Will the Next World War Be Humans vs. Robots?
What Will the Future Hold?
‘In 25 to 40 years robots will outnumber humans’, says Logan Streondj, a science fiction writer and a software programmer. The question that follows is will humans and robots co-exist peacefully? What happens when technology advances to the point where machine intelligence can perform all human labor? Well, at first all this might sound rather dystopian but the implications are frightening for some people and not unfeasible. Robots will probably take over jobs such as data research, sales and transportation. Streondj warns that in 2040, human and robots will be involved in a brutal conflict, since by that time the number of humans and robots being produced per year will be the same.
The Rise of Human-level Intelligence
The world is undergoing transformation that is just as dramatic as it was in the industrial revolution. There are robots that do tedious manual labor, as well as the creation of machines that can think just like humans or beyond the capabilities of humans. Looking at the advancements made in the past few years, makes it hard not to be excited about how much more can be done. We might look at the world around us and think that advancements to where robots are driving cars is so far into the future it doesn’t concern us, but think again. Twenty years ago we didn’t have the internet or mobile phones or even email, but for people under the age of 18, life without these inventions is impossible to imagine.
What Jobs Will Go First
At the moment, there is less clarity about the safety of jobs that traditionally require intelligence and education. It’s expected that machines such as IBM’s Watson Systems might, in the near future, be able to take over work done by lawyers, teachers and doctors, due to their ability to solve problems much faster than humans. As a matter of fact, the first jobs to go might just be these kind of intellectual jobs. It’s quite ironic that the tasks that require a higher level of intelligence to do are proving to be the ones machines will be able to do, compared to the relatively basic jobs such as making a burger or cleaning a house, which will be more difficult to computerize.
On the Battlefield
Make no mistake of ruling out how creative robots are since today, cutting edge robots can paint, compose music or even write stories. I wouldn’t say that we are at a point where robots can confidently compete with humans in these areas but we can categorically state that we are not far from it. Microsoft has created robotic security guards that are used in security maintenance on one of its campuses. It is expected that robot soldiers will soon be developed that will be much more efficient on the battlefield than humans.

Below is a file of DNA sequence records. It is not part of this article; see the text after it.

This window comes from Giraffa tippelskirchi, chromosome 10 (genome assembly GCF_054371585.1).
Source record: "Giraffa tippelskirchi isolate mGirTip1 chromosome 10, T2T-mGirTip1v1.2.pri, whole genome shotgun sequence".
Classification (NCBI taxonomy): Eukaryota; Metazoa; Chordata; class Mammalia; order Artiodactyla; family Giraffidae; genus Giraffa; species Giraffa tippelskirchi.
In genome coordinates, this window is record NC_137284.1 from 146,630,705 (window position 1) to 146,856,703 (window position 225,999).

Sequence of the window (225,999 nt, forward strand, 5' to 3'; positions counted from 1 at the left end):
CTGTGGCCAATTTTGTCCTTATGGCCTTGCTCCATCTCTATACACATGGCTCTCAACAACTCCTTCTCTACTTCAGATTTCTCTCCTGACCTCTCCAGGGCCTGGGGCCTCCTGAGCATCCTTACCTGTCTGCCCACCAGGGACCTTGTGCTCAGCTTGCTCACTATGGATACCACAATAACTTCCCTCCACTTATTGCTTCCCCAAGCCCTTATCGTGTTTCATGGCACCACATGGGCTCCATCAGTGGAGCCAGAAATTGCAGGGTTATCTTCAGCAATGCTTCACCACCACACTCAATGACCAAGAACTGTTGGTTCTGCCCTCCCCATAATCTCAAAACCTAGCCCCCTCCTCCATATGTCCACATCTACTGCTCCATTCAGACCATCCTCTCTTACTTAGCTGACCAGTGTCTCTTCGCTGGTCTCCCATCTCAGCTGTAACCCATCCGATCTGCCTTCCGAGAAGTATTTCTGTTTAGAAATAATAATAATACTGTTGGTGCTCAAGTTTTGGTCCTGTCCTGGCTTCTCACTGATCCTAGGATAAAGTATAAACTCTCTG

Article continues after jobs recommendation
Robot Intelligence and Human Employment
It is true that there is mass unemployment already and seven billion people on the earth. Why do we need to create more unemployment by inventing robots that can do work that humans have historically done? What will this do to the work force? Looking back at the inception of the industrial revolution in the mid-1700s, everybody was panicking about the machine and how it would take over their jobs. This is not exactly what happened since machines just came in to do jobs much faster and more cheaply and people were able to work in other fields, which really boosted production levels and economies as a whole. In the same way, in the 21st century, computerization of jobs might create unemployment in the immediate sense, but it will also create jobs as the human world evolves into something we can’t even imagine yet. Robots will always need to be repaired. Though it’s possible, I suppose, that a robot could be repaired by another robot, it’s hard to imagine that humans won’t be involved in the process at some point.
The Implications of No-Human-Required
In 2016 the gap between the haves and the have nots is greater than at any point in history, yet in western countries, at least, the have nots, have a much higher standard of living than the have nots in the same country 200 years ago. The gap between the have nots in poor countries and the have nots in rich countries, however, is so marked that something has to be done. Only through the computerization of the world, can we start to think about improving the standard of living of the have nots in poorer countries.